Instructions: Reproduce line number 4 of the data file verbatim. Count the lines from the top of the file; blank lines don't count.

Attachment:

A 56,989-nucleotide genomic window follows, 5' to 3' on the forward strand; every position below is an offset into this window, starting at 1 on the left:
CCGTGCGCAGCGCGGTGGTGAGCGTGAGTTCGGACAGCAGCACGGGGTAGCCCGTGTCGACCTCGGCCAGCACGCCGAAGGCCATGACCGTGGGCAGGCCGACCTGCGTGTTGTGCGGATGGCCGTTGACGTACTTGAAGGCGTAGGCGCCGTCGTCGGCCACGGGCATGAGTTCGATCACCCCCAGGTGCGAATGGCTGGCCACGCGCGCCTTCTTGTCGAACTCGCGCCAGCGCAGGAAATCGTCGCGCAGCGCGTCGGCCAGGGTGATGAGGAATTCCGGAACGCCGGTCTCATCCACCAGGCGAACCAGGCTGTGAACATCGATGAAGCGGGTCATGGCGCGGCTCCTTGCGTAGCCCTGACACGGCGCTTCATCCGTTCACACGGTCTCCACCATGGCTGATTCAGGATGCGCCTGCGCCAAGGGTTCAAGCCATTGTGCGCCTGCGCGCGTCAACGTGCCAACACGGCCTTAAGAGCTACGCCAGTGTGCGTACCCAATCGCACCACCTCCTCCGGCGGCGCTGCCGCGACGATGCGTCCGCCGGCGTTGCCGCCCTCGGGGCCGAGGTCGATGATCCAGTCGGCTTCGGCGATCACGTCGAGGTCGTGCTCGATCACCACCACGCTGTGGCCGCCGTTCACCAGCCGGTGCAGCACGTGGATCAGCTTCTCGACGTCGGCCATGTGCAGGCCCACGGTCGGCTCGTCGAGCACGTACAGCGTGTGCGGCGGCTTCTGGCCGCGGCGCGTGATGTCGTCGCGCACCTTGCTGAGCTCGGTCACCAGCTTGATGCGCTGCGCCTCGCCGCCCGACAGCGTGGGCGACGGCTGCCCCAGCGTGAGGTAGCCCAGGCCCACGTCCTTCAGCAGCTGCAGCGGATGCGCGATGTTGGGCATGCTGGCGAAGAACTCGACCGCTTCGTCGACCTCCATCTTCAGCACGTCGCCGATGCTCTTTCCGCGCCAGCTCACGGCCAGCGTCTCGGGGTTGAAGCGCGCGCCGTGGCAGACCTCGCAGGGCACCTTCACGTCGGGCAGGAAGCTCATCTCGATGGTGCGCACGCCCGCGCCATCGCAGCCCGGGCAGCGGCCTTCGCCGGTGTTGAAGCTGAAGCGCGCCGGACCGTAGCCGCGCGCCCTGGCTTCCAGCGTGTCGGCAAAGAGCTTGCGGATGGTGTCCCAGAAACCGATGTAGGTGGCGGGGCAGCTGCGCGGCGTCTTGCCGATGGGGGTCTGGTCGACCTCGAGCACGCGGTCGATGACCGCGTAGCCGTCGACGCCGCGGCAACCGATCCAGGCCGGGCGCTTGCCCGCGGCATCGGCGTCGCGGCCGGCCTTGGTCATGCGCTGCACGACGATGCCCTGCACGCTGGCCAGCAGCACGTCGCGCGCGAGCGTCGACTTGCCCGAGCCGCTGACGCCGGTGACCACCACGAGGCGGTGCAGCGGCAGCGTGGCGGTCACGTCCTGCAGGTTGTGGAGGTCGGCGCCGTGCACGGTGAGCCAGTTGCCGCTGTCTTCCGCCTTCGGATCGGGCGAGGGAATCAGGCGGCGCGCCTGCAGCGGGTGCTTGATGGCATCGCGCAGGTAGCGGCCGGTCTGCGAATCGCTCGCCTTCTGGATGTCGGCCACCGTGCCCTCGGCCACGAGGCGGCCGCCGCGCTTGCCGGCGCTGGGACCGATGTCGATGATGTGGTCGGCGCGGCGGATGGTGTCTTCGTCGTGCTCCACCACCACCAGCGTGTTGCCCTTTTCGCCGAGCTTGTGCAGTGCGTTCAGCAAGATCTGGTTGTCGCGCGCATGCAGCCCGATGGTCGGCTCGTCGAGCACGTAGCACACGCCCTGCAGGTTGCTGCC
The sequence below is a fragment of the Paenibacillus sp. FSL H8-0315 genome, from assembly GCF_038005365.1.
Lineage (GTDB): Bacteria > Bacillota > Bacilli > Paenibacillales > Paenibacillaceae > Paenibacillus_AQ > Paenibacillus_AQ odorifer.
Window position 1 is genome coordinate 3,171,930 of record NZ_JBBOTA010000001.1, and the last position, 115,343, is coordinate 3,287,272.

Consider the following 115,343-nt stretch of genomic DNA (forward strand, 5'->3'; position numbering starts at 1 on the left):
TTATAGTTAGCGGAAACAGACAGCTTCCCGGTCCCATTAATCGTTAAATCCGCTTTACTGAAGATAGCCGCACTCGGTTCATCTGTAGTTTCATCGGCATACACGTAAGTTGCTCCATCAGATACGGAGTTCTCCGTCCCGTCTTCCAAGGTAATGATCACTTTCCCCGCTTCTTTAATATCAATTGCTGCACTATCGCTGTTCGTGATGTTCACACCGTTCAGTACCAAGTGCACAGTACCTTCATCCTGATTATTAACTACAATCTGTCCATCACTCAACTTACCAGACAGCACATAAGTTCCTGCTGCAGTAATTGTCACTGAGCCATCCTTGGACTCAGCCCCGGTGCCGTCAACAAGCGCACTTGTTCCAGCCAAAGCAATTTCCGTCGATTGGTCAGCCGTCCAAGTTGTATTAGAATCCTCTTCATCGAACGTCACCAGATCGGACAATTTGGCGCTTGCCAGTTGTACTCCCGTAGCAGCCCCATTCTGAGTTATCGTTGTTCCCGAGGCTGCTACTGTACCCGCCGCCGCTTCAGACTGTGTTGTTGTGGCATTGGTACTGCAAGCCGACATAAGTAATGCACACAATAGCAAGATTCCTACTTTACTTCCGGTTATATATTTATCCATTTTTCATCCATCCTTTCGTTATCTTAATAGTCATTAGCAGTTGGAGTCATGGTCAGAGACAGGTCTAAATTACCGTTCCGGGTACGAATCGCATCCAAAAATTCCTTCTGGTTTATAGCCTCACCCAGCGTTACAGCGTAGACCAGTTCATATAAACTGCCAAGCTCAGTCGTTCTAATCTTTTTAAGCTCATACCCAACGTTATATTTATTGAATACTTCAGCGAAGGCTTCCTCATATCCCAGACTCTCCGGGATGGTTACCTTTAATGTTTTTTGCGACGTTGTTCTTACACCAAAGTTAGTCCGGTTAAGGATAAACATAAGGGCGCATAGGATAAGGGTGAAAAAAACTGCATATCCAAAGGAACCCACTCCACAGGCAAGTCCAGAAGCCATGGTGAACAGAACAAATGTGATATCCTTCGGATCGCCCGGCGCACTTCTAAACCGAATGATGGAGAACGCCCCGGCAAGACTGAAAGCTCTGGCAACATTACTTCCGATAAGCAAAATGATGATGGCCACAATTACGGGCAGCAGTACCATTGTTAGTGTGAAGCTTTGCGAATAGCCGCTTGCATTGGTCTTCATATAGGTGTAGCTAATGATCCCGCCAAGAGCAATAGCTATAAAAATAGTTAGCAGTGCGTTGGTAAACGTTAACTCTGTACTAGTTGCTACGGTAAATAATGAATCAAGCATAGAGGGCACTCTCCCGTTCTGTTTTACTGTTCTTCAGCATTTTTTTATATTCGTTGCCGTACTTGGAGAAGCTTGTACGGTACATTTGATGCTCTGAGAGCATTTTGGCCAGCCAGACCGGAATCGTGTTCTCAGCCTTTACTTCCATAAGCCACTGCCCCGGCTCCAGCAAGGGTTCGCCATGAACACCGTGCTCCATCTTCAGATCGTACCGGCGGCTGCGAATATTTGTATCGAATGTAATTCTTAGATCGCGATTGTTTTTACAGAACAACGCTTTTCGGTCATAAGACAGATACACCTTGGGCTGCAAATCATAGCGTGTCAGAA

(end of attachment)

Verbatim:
Lineage (GTDB): Bacteria > Bacillota > Bacilli > Paenibacillales > Paenibacillaceae > Paenibacillus_AQ > Paenibacillus_AQ odorifer.